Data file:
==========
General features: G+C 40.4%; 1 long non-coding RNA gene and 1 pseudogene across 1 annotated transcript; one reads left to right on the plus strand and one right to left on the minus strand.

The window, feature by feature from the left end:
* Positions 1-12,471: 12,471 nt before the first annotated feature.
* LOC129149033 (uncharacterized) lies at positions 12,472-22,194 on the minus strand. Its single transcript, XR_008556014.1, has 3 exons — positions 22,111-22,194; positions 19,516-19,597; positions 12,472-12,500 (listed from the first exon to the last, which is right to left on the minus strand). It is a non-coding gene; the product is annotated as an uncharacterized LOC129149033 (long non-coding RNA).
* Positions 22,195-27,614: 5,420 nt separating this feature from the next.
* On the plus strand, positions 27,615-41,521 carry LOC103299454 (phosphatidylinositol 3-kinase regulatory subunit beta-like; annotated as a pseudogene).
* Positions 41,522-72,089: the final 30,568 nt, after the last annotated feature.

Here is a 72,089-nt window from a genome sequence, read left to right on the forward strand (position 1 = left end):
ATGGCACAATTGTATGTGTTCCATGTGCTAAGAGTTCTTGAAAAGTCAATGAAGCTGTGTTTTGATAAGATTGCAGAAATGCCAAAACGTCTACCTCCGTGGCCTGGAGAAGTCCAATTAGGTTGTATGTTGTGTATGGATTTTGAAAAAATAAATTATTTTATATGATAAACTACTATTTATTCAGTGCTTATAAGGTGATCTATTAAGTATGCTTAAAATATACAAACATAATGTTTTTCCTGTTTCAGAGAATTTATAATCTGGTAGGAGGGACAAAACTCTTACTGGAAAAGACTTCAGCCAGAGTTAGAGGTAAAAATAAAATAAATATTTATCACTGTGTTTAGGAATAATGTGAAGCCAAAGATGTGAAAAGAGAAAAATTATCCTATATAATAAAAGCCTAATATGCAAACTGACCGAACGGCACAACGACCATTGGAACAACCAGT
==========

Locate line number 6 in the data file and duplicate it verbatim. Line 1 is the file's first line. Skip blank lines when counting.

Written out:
* On the plus strand, positions 27,615-41,521 carry LOC103299454 (phosphatidylinositol 3-kinase regulatory subunit beta-like; annotated as a pseudogene).